United States District Court, E.D. New York
TRUSTEES OF THE PAVERS AND ROAD BUILDERS DISTRICT COUNCIL WELFARE, PENSION, ANNUITY AND APPRENTICESHIP, SKILL IMPROVEMENT AND SAFETY FUNDS And THE HIGHWAY, ROAD AND STREET CONSTRUCTION LABORERS LOCAL UNION 1010, Plaintiffs,
GENRUS CORP., Defendant.
REPORT AND RECOMMENDATION
L. Pollak, United States Magistrate Judge
26, 2018, plaintiffs, Trustees of the Pavers and Road
Builders District Council Welfare, Pension, Annuity and
Apprenticeship, Skill Improvement and Safety Funds and the
Highway, Road and Street Construction Laborers Local Union
1010 ("Trustees" or "plaintiffs")
commenced this action against Genrus Corp.
("Genrus" or "defendant"), under Sections
502 and 515 of the Employee Retirement Income Security Act of
1974 ("ERISA"), as amended, 29 U.S.C. §§
1132 and 1145; Section 301 of the Labor Management Relations
Act of 1947 ("LMRA"), as amended, 29 U.S.C. §
185, seeking to collect delinquent employer contributions
owed to a group of employee benefit plans.
(Compl. ¶ 1).
proper service on the New York Secretary of State on July 27,
2018, defendant Genrus failed to answer or otherwise respond
to the Complaint. (Marimon Decl. ¶ 4, Ex. Q). On
September 27, 2018, plaintiffs requested a Certificate of
Default and on September 28, 2018, the Clerk of Court entered
a notation of default. (Id. ¶ 3). Thereafter,
on October 31, 2018, plaintiffs filed a motion for default
judgment. Plaintiffs' motion was referred to the
undersigned to determine liability and damages and to issue a
Report and Recommendation. Defendant has failed to submit any
paperwork to the Court, despite the Court's Order
requesting such paperwork on February 14, 2019.
reasons set forth below, the Court respectfully recommends
that plaintiffs' motion for default judgment be granted,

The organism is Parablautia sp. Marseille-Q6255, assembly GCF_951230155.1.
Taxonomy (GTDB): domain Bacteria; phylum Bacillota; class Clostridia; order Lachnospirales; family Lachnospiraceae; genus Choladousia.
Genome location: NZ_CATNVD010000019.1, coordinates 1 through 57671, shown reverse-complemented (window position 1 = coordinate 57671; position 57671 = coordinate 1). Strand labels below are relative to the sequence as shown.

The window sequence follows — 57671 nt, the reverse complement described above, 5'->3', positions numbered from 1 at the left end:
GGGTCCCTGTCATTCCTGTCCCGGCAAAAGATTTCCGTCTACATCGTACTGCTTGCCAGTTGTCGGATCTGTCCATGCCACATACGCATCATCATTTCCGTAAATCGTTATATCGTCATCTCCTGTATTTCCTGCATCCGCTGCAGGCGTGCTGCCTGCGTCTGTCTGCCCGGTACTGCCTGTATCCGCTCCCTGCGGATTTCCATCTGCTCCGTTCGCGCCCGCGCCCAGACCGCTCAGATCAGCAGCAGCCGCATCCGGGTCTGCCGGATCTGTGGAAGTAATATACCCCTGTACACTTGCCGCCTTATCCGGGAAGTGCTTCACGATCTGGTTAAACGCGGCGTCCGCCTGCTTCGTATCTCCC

and that damages be awarded in the amount of $15,
999.28. Further, the Court respectfully recommends
an Order be granted directing defendant to submit to an audit
of its books and records from December 1, 2014 through the
Trustees of the Pavers and Road Builders District Council
Welfare, Pension, Annuity and Apprenticeship, Skill
Improvement and Safety Funds (collectively, the
"Funds") are employer and employee trustees of
multi-employer labor-management trust funds organized and
operated in accordance with Section 302 of the LMRA. (Compl.
¶ 4). The Funds are established pursuant to a Collective
Bargaining Agreement between the Highway, Road and Street
Construction Laborers Local Union (the "Union") and
defendant Genrus. (Id., ¶¶ 5, 6). The
Funds are "employee benefit plans," as defined in
Section 3(1) of ERISA. (Id. ¶ 3). The Funds
have their principal place of business in Whitestone, N.Y.
(14 ¶ 4). Defendant Genrus is located at 200-31 Linden
Boulevard, St. Albans, N.Y. (Id. ¶ 6).
to the Complaint, the CBA requires Genrus to make monthly
contributions to the Funds and pay dues check-offs for every
hour of Covered Work on behalf of certain employees within
the trade and geographical jurisdiction of the Union.
(Id. ¶¶ 8, 9). Under the CBA, Genrus is
required to submit periodic reports to the Funds, detailing
the number of hours of Covered Work performed, and, when
requested, furnish its books and records to the Funds for
audit purposes. (Id., ¶ 12). The CBA provides
that if an employer fails to pay contributions when due, the
Funds may collect interest at an annual rate of 10% on the
amount of unpaid interest, liquidated damages, and any
attorney's fees required to collect the contributions.
(Id., ¶¶ 10, 11). Under the Trust
Agreements that are incorporated by reference in the CBA, the
Trustees have promulgated a policy that provides that if
Genrus fails to make contributions when due, the Funds are
entitled to collect interest on the delinquent contributions
at an annual rate of 10% and liquidated damages of 10% as
well. (Id., ¶¶ 13, 14, 16).
allege that Genrus failed to pay appropriate contributions
and make payments for dues check-offs for Covered Work
performed during the periods of March and April 2016, June
and July 2016,  and October 2017. (Id., ¶
19). Genrus has also refused to comply with the Funds'
request to submit to an audit covering the period December 1,
2014 through the date of the Complaint. (Id. ¶